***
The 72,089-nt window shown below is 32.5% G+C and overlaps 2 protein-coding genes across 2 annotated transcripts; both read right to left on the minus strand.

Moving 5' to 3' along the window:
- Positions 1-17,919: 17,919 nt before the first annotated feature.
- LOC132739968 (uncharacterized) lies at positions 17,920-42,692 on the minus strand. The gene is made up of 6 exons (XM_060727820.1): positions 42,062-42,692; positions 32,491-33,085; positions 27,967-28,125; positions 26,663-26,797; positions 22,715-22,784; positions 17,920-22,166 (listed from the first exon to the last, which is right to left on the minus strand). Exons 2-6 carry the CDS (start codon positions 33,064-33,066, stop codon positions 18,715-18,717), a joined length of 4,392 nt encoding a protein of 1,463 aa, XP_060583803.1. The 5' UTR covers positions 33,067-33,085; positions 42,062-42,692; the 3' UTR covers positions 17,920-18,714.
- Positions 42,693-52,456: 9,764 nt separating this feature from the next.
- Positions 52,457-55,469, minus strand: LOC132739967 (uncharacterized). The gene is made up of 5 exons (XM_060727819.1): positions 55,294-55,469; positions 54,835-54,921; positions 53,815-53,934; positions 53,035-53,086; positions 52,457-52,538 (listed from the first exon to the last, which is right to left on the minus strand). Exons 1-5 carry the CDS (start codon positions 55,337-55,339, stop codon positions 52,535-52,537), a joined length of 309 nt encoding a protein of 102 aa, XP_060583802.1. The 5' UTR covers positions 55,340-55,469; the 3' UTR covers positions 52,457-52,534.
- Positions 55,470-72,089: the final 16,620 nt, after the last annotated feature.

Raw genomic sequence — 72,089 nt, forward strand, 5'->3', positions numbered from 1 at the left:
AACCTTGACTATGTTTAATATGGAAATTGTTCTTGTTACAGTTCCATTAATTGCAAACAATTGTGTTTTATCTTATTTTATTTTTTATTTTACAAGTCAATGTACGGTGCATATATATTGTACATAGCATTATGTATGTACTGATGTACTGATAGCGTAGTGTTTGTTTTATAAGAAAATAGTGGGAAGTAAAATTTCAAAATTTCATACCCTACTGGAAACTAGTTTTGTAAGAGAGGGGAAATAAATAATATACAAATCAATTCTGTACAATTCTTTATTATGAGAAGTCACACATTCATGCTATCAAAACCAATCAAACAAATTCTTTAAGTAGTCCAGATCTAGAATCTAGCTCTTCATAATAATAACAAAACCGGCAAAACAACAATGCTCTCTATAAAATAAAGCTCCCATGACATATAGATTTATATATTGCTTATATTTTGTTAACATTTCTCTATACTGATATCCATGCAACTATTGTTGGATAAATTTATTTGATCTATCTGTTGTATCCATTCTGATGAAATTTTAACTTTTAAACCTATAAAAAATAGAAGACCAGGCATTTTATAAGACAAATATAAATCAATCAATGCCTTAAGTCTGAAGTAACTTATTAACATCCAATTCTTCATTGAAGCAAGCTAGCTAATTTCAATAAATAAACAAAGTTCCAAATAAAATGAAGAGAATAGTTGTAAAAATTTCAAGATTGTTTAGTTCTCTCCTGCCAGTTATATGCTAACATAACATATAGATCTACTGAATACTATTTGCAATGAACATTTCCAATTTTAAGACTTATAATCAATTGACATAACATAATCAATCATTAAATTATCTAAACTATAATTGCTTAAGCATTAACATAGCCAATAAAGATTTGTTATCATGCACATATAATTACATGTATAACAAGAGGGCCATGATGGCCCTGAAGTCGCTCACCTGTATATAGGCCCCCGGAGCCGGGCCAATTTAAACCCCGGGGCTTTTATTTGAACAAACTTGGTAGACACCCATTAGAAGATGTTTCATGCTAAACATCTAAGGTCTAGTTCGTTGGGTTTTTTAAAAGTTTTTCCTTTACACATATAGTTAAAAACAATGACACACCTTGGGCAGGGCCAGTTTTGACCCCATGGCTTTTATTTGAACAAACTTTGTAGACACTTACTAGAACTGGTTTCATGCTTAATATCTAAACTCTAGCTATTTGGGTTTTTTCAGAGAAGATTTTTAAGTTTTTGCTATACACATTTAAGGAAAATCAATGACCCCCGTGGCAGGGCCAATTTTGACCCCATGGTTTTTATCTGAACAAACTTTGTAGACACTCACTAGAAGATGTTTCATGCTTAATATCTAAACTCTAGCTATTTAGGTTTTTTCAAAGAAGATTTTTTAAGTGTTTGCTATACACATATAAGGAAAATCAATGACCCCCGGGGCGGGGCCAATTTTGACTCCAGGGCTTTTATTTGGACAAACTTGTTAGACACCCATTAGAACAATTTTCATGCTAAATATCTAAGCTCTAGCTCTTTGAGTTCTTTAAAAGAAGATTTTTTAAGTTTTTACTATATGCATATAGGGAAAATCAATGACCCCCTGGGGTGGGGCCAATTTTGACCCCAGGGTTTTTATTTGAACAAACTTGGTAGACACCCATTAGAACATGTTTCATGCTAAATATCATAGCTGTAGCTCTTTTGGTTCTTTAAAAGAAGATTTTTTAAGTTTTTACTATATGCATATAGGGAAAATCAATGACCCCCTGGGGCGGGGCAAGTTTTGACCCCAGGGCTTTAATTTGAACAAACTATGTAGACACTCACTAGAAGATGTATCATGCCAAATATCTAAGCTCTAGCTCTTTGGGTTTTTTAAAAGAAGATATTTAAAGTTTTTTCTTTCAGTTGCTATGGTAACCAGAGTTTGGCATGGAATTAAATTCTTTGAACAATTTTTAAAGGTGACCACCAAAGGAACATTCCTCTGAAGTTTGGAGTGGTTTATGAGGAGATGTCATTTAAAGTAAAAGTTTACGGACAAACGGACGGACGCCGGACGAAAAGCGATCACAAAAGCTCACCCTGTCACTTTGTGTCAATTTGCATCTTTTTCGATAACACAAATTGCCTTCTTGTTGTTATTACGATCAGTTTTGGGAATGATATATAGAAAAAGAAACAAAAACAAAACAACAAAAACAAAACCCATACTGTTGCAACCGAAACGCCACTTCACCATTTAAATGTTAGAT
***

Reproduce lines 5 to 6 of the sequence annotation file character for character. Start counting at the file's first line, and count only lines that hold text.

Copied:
- Positions 42,693-52,456: 9,764 nt separating this feature from the next.
- Positions 52,457-55,469, minus strand: LOC132739967 (uncharacterized). The gene is made up of 5 exons (XM_060727819.1): positions 55,294-55,469; positions 54,835-54,921; positions 53,815-53,934; positions 53,035-53,086; positions 52,457-52,538 (listed from the first exon to the last, which is right to left on the minus strand). Exons 1-5 carry the CDS (start codon positions 55,337-55,339, stop codon positions 52,535-52,537), a joined length of 309 nt encoding a protein of 102 aa, XP_060583802.1. The 5' UTR covers positions 55,340-55,469; the 3' UTR covers positions 52,457-52,534.